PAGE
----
‘Healthcare system is really ready to step up’: Ontario’s doctors, nurses and pharmacists await details on vaccination plans

TORONTO — As most Ontarians wait for details on where and when they will be able to receive a COVID-19 vaccine, so too do the people who will be tasked with administering it.

“We’re certainly getting patients already calling us right now to ask us questions about the vaccine,” the president of the Ontario College of Family Physicians told CTV News Toronto.

Dr. Elizabeth Muggah said doctors are already involved in immunizing those in long-term care homes, and are ready to assist with mass vaccination centres – or to provide vaccines in their offices or through home visits.

Ontario’s nurses are also already involved in the vaccination rollout, and expect their role will grow as the vaccination efforts grow too.

The CEO of the Registered Nurses Association of Ontario said they have recommended to provincial health officials that nurses currently providing home care, be enabled to provide the vaccine to Ontarians who would have difficulty leaving their homes.

Doris Grinspun told CTV News Toronto she has concerns about the preparations for a vaccination campaign that could begin in weeks – given that she believes Ontario was unprepared for the first, and second waves of the virus.

“Will we be ready this time?” Grinspun asked. “I very much hope yes. Because we haven’t heard the specifics on where will people go to get the vaccinations, when they will go.”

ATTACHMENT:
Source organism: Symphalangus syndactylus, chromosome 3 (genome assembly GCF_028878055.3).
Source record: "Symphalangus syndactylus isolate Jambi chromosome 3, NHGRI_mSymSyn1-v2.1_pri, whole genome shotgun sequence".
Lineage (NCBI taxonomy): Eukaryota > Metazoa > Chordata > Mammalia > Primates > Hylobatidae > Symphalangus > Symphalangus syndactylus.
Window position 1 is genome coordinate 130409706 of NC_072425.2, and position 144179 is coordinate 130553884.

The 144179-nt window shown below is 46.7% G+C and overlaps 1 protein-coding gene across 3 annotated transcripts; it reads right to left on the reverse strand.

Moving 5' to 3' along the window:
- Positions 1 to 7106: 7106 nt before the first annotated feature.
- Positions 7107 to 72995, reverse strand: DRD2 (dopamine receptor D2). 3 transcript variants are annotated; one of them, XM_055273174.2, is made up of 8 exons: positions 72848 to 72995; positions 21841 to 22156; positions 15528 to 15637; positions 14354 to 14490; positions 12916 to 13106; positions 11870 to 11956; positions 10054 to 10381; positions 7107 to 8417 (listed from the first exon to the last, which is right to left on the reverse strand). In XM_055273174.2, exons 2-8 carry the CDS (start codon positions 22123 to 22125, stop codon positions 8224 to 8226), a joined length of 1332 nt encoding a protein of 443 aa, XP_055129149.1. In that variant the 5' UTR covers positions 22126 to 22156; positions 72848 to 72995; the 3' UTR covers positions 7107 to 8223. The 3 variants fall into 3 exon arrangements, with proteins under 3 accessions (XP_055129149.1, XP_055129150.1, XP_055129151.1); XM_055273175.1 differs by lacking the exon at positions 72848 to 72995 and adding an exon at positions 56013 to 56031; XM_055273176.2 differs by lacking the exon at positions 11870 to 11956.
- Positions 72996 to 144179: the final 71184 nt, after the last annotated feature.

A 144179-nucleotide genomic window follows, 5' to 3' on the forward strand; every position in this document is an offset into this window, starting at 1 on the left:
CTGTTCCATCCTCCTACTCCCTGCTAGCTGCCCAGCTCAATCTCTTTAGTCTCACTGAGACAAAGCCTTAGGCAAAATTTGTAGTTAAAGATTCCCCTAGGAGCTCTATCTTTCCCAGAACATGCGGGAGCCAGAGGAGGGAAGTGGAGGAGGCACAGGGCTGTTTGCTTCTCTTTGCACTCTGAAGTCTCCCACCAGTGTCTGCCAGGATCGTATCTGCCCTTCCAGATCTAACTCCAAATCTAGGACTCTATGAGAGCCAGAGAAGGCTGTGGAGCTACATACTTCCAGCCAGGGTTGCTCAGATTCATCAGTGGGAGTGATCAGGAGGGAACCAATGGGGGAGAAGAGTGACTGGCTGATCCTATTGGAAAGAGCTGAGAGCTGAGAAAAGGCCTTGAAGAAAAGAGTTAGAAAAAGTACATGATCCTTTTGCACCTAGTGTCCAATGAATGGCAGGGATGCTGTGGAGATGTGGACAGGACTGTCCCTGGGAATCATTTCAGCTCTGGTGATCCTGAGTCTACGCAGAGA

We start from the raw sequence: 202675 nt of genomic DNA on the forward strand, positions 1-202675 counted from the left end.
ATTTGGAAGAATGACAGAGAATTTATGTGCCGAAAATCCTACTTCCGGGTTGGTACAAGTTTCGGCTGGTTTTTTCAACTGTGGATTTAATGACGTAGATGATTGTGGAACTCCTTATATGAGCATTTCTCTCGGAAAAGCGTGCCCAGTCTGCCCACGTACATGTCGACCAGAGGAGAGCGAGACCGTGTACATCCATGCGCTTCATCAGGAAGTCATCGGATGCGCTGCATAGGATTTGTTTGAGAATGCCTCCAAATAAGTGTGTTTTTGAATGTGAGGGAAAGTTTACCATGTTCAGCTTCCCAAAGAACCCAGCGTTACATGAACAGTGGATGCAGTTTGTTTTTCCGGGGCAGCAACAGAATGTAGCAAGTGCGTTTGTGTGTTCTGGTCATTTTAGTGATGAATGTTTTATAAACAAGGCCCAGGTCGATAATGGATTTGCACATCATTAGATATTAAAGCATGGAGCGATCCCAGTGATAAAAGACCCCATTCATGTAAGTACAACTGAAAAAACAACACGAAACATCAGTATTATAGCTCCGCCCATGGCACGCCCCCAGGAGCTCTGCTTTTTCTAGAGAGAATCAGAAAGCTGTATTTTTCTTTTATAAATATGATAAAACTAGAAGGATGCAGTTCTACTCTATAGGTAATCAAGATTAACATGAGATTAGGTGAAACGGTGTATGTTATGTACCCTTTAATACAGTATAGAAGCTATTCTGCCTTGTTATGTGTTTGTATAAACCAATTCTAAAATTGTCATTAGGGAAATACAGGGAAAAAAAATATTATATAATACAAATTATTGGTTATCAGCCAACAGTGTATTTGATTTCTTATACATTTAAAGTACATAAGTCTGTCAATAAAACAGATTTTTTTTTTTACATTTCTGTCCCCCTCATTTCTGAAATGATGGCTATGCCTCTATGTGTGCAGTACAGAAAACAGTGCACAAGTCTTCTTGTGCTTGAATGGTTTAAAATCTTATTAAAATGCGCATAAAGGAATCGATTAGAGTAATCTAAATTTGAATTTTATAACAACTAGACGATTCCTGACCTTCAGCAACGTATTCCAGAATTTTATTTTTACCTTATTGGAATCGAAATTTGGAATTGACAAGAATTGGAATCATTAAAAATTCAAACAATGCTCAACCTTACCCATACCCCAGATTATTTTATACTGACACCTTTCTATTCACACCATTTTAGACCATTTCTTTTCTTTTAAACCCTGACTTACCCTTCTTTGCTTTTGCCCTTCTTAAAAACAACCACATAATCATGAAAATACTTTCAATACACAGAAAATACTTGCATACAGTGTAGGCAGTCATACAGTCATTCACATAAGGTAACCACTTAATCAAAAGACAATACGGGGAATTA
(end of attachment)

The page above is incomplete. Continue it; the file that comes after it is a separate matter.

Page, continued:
Ontario’s 34 public health units are preparing plans for how the vaccines will be distributed in their local communities.

Mass vaccination sites, doctor’s offices, and pharmacies are expected to be the key points of contact for the vaccination effort.

The CEO of the Ontario Pharmacists Association says his organization is in communication with provincial officials on how best to handle the distribution, storage, and delivery of the vaccine in the province’s pharmacies.

Justin Bates told CTV News Toronto “our capacity is, under optimal conditions – assuming there’s enough supply of course, that we could do per pharmacy per day, 46 vaccinations. So in a seven-day period that’s over a million in the province of Ontario.”

Dr. Muggah says she expects getting Ontarians immunized will involved a multi-pronged approach across the provinces healthcare system – once the vaccines and the plans to distribute them are available.

“I have confidence that the plans are robust, that they will be tailored to the needs of those communities I mean I’d absolutely like to see the plans now so we could be even more prepared but I would say as a whole the health care system is really ready to step up.”

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